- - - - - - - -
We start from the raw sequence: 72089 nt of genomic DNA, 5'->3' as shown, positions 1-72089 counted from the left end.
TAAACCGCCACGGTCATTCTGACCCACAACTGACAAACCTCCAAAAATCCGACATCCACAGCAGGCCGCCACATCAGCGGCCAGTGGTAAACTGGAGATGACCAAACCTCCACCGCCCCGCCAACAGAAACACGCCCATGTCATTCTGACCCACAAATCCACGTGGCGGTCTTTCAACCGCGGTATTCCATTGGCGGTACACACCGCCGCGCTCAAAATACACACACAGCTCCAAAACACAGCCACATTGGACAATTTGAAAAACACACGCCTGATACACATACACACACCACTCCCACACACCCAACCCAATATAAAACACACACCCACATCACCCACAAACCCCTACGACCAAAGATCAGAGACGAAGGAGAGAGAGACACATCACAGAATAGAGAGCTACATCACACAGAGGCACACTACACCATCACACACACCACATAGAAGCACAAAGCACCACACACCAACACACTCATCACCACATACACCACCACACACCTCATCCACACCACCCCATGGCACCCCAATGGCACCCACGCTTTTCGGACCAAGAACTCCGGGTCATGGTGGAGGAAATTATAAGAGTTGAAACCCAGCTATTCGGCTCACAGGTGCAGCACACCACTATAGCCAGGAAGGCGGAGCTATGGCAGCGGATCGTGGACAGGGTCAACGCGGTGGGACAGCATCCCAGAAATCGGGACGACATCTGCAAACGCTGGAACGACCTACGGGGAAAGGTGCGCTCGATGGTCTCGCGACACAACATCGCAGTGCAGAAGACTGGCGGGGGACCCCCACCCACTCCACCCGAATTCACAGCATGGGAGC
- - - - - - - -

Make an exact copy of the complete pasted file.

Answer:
We start from the raw sequence: 72089 nt of genomic DNA, 5'->3' as shown, positions 1-72089 counted from the left end.
TAAACCGCCACGGTCATTCTGACCCACAACTGACAAACCTCCAAAAATCCGACATCCACAGCAGGCCGCCACATCAGCGGCCAGTGGTAAACTGGAGATGACCAAACCTCCACCGCCCCGCCAACAGAAACACGCCCATGTCATTCTGACCCACAAATCCACGTGGCGGTCTTTCAACCGCGGTATTCCATTGGCGGTACACACCGCCGCGCTCAAAATACACACACAGCTCCAAAACACAGCCACATTGGACAATTTGAAAAACACACGCCTGATACACATACACACACCACTCCCACACACCCAACCCAATATAAAACACACACCCACATCACCCACAAACCCCTACGACCAAAGATCAGAGACGAAGGAGAGAGAGACACATCACAGAATAGAGAGCTACATCACACAGAGGCACACTACACCATCACACACACCACATAGAAGCACAAAGCACCACACACCAACACACTCATCACCACATACACCACCACACACCTCATCCACACCACCCCATGGCACCCCAATGGCACCCACGCTTTTCGGACCAAGAACTCCGGGTCATGGTGGAGGAAATTATAAGAGTTGAAACCCAGCTATTCGGCTCACAGGTGCAGCACACCACTATAGCCAGGAAGGCGGAGCTATGGCAGCGGATCGTGGACAGGGTCAACGCGGTGGGACAGCATCCCAGAAATCGGGACGACATCTGCAAACGCTGGAACGACCTACGGGGAAAGGTGCGCTCGATGGTCTCGCGACACAACATCGCAGTGCAGAAGACTGGCGGGGGACCCCCACCCACTCCACCCGAATTCACAGCATGGGAGC